I’ve never attended a church for which Communion was a regularly-occurring thing. Or the Eucharist or the Lord’s Supper. Whatever you call it, my experience with it confined within the walls of a church building has been sporadic at best.
Most of my memories of taking Communion are from right in my living room, with my parents leading the way and my brother and I grouped around the coffee table trying not to spill the grape juice on the rug.
I love Communion. “Do this in remembrance of Me.” So often I forget. I’m easily distracted from the things of Jesus. I lose my way and I’m prone to wander. Communion centers me. I remember.
It’s a time to pause, search within yourself, and recognize a Savior who asks nothing of us but to follow and remember.
One of my favorite times as a parent is taking Communion with my kids, and when a friend texted me today about how I do it, I thought, hey, maybe there are others who might want to do this with their kids.
The way we do Communion is really simple. It’s not Pinterest-worthy. You can see my dirty kitchen in the background. But in the midst of busy schedules and too much screen time, it’s how we remember.
I’ll lay out what we do, but there’s no magic in this. It’s just how we do it and if it’s helpful to you, then great. Here’s how to take communion with your kids:
1. They get to choose if they’re ready.
For each of my kids, I’ve waited till they’re old enough to know what’s going on and have chosen to publicly profess faith in Jesus. No forced communioning over here. (If you have littles who aren’t participating, put them to bed first so they don’t feel left out or peer-pressured into going through the motions just so they get a cracker and some juice.)
2. Have them get their Bibles.
At night after dinner, I set a table and invite them to get their Bibles and join us.
3. Set the mood.
I like to dim the lights and light candles to set a mood of reverence. This is really for helping my kids adjust their brains from Blah-Blah We Are Smart-Mouthed and Hyper to a mostly calm spirit of reflection.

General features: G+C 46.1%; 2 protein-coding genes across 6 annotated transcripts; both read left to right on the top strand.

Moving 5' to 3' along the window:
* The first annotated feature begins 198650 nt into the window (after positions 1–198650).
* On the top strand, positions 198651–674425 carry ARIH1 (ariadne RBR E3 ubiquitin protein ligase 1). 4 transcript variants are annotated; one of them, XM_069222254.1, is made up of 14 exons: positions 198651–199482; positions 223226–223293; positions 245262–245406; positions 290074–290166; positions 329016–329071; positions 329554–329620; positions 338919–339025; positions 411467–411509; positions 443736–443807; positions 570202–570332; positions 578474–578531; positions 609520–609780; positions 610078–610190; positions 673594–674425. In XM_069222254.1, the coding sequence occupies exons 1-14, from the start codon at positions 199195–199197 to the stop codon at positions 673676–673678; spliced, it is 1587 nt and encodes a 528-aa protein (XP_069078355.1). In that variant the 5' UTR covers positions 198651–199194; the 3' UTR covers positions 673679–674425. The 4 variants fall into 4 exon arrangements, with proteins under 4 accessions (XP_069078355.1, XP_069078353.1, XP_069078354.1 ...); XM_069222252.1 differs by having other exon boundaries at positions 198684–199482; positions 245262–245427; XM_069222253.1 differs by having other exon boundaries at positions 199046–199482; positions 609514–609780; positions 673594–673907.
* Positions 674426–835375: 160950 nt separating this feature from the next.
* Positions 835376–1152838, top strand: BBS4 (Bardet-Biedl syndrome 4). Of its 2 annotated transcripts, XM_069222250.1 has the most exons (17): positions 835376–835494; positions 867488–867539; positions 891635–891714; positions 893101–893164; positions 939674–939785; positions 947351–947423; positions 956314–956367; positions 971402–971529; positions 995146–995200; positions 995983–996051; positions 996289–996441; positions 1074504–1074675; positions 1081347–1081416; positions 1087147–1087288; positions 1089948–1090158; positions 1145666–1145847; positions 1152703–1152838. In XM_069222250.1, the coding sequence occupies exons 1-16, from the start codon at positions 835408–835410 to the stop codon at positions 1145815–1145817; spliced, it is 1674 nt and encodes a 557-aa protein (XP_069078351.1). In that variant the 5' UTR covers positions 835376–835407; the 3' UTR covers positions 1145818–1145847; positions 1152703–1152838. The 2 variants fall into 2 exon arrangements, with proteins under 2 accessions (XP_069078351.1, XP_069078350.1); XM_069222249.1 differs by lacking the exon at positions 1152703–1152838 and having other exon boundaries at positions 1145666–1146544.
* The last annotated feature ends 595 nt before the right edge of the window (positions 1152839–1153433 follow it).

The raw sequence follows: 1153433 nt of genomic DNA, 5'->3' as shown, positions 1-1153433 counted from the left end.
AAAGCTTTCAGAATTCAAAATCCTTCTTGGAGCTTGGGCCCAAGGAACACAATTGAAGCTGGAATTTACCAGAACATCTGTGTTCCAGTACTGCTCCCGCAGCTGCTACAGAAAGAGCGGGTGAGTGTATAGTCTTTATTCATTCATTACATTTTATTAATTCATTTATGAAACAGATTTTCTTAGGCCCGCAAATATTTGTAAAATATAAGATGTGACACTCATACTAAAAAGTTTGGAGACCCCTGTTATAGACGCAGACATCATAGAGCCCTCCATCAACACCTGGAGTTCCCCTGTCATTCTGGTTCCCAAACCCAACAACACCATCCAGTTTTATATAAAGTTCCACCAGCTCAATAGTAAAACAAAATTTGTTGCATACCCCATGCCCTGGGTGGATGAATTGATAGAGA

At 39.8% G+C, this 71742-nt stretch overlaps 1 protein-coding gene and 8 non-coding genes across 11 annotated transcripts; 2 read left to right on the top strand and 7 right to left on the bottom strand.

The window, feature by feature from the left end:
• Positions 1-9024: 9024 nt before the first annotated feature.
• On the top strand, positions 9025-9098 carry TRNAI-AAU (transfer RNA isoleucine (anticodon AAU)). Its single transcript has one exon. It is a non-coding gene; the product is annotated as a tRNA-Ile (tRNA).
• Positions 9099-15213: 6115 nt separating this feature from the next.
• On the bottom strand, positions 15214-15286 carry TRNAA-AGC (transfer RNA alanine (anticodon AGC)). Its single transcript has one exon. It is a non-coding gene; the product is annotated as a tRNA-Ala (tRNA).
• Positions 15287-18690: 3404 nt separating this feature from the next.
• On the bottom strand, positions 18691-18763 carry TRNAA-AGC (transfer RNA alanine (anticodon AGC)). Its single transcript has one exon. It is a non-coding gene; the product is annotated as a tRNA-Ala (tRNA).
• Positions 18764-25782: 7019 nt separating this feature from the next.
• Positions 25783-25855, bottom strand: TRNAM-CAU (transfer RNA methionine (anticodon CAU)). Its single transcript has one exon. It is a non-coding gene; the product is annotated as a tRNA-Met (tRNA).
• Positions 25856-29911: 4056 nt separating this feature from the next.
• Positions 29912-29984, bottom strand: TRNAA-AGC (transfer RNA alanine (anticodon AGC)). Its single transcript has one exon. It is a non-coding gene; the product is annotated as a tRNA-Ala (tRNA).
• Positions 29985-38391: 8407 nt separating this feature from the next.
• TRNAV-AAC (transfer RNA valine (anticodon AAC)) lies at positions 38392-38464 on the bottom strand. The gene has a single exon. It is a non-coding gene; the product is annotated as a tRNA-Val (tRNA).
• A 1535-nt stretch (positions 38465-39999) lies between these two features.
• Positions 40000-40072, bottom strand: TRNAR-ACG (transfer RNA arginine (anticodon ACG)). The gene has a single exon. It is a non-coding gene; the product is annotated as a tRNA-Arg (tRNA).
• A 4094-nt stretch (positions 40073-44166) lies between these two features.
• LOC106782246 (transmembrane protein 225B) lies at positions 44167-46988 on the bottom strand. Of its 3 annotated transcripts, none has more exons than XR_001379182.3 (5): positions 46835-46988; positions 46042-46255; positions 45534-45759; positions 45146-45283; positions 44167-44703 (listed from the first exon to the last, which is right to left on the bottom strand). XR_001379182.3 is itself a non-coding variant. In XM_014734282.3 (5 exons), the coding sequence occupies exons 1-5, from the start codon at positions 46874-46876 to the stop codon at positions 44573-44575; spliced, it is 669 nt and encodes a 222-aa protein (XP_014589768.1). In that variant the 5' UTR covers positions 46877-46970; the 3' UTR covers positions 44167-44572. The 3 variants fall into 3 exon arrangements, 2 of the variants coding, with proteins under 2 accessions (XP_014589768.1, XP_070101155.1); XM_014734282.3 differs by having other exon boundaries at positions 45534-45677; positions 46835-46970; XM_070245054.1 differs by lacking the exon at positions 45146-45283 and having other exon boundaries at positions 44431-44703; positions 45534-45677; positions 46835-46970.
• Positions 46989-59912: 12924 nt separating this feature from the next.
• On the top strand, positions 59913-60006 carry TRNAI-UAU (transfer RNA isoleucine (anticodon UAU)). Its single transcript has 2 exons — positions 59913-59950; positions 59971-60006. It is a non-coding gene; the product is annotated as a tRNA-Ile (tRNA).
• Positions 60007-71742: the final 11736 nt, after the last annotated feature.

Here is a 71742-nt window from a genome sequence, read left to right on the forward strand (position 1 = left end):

4. Use a special plate…and Jell-o shot cups.
I use a pretty dish that I don’t normally use to also help bump up the specialness factor. Mommy’s got the silver out, must be important. Yes, those are Jell-o shot cups. We drink the “wine” out of Jell-o shot cups. (I’m really hoping this is my kids’ only life experience with these cups.)
5. Assemble the bread and the “wine.”
Here are the super special ingredients I buy ahead of time. I’ve used saltines or any cracker. Jesus’s body can also be gluten-free crackers as well. And I don’t think He cares if you use generic grape juice.
6. Take turns reading the Bible.
I have the kids take turns reading some passages of Scripture. And we mix it up which ones. If it’s Christmas Eve, I might throw in some verses from the birth of Christ, if it’s Good Friday, I’ll throw in some verses from the death and resurrection. The number of verses you use depends on the attention span of your kids.
Here are some I like:
- Isaiah 53
- John 19
- 1 Corinthians 11:28
- 1 Corinthians 15:3-8
- Ephesians 2:1-10
- Philippians 2:1-11
7. Privately examine your hearts.
We have a time of examination where we bow our heads and privately confess our sins to God. At the end of this, either my husband Alex or I close the prayer, thanking God for forgiving us for our sins. I like Psalm 139:23-24 for this part.
8. Take the bread and “wine.”
We pass out the bread, and I read 1 Corinthians 11:23-24. We eat the bread. Then we pass out the grape juice, and I read 1 Corinthians 11:25-26. Then we drink the juice.
9. Sing a song.
At the end, I have the kids pick a song that they like from church and we sing it together, because in Matthew 26:30, it says the apostles sang a hymn after they took that first Communion with Jesus.
That’s it. Not a lot of prep. We are not awesome at being super spiritual all the time around here. But several times a year, this is a way that we remember what Jesus did for us.